Sunday, April 29, 2007

Flash Fiction: Lorena Smith


The first time I thought about rebellion was in a Sunday School Class. The teacher was telling us about John the Baptist and immediately my 8 year old imagination was captured by this figure. In my minds eye he was dressed in black leather, eating locusts (which I thought was a kind of bread), camping out in the desert and telling people to shape up or feel the wrath of God. He was a cooooool dude. Later after I heard that locusts were like grasshoppers and he was really wearing camel skin (furry and smelly) my interest waned a little bit. But my fascination with rebels continued. I was always drawn to them, in books and in cinema. I rejected James Dean (too wishy-washy - he didn’t even have a cause!), fell in love with all the boys of the Outsiders and longed for the day when I too could get a tattoo and piercing to prove my rebellion

High school of course was like the hot bed of rebellion. Everyone was rebelling. Piercing practically dripped from every lip, eyebrow and tongue. Tattoos flowered like a poppy field in bloom. The uniformity of our rebellion resulted in conformity like never before. I found myself annoyed and disgusted by this whole-hearted show of fitting in while trying to stick out. Where had all the rebels gone?

And then I met Maria. I literally bumped into her on a flight of stairs. I was running down them, she was walking slowly up them with a cane and a bag of groceries precariously balanced. I rounded a corner and my black leather jacket flew open and swept the bag of groceries straight out of her arms and onto the floor. I opened my eyes wide in horror and looked up at the kindly eyes looking back at me. Even with my not so imposing height at 5’2” she was much shorter than me and had to peer up. Her back was bent with osteoporosis and she wore very sensible shoes. Not my picture of a rebel at all. More a picture of my grandma. But those eyes. Full of sparkle and humor.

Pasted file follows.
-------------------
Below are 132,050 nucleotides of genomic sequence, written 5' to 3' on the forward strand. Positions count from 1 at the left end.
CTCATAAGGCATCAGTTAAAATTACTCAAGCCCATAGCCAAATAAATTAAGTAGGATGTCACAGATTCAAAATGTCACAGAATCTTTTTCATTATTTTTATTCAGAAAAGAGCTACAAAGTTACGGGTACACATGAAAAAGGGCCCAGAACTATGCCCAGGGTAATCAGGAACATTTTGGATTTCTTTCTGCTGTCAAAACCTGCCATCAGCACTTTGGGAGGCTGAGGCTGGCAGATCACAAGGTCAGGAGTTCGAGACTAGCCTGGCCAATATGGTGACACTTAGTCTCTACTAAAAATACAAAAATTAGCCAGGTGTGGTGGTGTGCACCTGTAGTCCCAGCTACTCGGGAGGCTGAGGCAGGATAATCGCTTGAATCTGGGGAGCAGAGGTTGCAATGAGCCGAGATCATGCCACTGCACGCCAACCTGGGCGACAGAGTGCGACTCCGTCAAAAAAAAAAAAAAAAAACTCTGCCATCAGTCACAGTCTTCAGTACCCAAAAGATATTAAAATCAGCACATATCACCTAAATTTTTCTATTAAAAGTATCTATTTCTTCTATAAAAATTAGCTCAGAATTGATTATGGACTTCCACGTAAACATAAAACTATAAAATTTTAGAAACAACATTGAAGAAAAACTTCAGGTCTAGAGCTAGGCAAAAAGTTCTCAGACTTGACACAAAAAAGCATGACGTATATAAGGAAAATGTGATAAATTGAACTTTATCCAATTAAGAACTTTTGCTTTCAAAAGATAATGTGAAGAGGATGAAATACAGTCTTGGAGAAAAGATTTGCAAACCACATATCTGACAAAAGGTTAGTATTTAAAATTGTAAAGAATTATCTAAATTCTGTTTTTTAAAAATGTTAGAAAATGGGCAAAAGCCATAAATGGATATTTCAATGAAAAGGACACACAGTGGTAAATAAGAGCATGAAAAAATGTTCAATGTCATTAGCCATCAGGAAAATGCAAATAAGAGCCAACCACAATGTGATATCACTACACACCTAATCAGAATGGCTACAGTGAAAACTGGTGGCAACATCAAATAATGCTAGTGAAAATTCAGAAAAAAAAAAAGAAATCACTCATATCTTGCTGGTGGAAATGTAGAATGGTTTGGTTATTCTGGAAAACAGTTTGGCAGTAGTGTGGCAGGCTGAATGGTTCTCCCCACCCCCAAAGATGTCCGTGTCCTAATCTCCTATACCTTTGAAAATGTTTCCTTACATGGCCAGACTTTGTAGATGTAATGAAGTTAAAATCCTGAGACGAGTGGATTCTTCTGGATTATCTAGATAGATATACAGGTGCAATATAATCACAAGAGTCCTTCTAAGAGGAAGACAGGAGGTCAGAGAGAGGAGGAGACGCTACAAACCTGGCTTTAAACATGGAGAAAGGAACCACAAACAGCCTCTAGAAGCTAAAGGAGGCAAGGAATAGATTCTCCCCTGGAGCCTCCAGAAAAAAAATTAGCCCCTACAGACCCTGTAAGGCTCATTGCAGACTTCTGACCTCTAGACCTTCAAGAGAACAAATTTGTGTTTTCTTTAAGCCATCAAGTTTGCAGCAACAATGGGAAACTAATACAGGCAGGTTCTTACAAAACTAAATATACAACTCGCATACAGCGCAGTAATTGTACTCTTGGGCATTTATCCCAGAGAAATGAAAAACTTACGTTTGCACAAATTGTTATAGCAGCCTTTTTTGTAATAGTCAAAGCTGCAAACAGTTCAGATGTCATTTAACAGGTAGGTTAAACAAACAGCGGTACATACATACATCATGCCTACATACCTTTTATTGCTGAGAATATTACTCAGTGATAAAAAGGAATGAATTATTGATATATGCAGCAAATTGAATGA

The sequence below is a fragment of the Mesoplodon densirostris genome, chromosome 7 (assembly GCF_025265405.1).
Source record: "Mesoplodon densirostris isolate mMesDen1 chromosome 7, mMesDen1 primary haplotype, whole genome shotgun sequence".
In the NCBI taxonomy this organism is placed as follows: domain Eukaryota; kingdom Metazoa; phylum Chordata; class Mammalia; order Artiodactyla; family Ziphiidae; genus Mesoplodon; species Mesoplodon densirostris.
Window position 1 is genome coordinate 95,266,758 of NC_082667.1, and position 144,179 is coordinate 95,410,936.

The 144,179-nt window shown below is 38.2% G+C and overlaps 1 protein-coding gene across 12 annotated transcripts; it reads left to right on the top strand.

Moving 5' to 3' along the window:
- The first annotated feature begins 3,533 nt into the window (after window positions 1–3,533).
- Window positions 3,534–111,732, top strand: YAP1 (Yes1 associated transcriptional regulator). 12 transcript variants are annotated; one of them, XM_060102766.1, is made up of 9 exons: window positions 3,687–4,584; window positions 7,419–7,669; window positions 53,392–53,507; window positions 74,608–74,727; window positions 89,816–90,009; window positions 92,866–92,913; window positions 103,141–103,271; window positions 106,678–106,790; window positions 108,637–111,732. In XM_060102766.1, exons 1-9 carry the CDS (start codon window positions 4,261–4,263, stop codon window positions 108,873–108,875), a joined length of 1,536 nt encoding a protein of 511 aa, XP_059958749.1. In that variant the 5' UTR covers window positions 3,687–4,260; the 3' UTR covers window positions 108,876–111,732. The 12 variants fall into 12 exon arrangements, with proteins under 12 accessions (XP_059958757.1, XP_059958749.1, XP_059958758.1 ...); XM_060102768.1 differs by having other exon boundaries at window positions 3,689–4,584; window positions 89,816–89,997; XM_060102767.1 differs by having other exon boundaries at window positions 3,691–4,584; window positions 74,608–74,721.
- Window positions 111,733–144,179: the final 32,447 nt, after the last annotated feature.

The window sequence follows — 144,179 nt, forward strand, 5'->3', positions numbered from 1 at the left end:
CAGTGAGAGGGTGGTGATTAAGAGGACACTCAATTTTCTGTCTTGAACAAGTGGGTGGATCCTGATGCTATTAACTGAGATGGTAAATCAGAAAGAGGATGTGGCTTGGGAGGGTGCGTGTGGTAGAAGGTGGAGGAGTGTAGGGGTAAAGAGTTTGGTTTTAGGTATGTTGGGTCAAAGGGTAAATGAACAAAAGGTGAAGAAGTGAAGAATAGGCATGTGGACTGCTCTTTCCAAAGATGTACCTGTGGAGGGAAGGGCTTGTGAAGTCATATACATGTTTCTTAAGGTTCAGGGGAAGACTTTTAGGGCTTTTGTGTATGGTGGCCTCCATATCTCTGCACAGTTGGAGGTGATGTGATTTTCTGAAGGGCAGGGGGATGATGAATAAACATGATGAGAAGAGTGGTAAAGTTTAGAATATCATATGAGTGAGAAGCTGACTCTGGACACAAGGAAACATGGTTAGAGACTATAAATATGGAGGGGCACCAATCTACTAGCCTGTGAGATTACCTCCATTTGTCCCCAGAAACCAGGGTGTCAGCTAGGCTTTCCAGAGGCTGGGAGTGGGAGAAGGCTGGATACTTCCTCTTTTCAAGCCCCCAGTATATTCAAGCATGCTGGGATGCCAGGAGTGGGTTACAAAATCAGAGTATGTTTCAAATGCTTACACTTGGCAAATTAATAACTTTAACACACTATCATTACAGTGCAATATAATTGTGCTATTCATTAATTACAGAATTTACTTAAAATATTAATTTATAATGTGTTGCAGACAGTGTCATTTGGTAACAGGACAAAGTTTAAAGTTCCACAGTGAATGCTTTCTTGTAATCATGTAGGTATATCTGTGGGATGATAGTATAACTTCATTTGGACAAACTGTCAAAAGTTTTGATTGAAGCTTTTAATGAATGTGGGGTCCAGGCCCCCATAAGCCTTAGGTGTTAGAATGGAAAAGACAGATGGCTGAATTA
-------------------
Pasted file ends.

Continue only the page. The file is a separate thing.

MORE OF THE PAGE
I helped her pick up her groceries and carry them to her apartment. When I got in there I saw row upon row of African keepsakes. Tall, carved statues in ebony of tall men and women with babies on their backs or with spears in their hands. Paintings of Lions, Elephants and Wildebeests. A huge leopard skin stretched on the wall. My mouth literally fell open. Her apartment smelt like spices and warm milk. There was a jungle of plants in her tiny living room. Crocuses and Hibiscus and Fikus plants.

She told me she’d spent most of her life in Tanzania working as a nurse in a remote jungle hospital. She said how her parents hadn’t wanted her to go, but the pull had been too strong. She had left. She had photos of the babies she’d delivered, of the people she’d helped. And all long before the time of international phone calls and e-mails. The fact that a tiny woman would venture out to this country where she had never been to serve people she had never known boggled the mind." But we were foolish you know” she smiled, “rebellious, wanting to live, to learn, to do something different.”

She poured me another cup of tea and I felt my tongue piercing clang ineffectively against the rim of the cup.

~ Lorena Smith appears in Elegant Thorn Review for the first time.

1 comment:

از زبان ديگران 2 said...

very nice and well crafted story.
I am an Iranian translator and I have translated many short stories by American and other nationals into Farsi.
Your story is well crafted one and I want to find more works of yours.
You can reach me at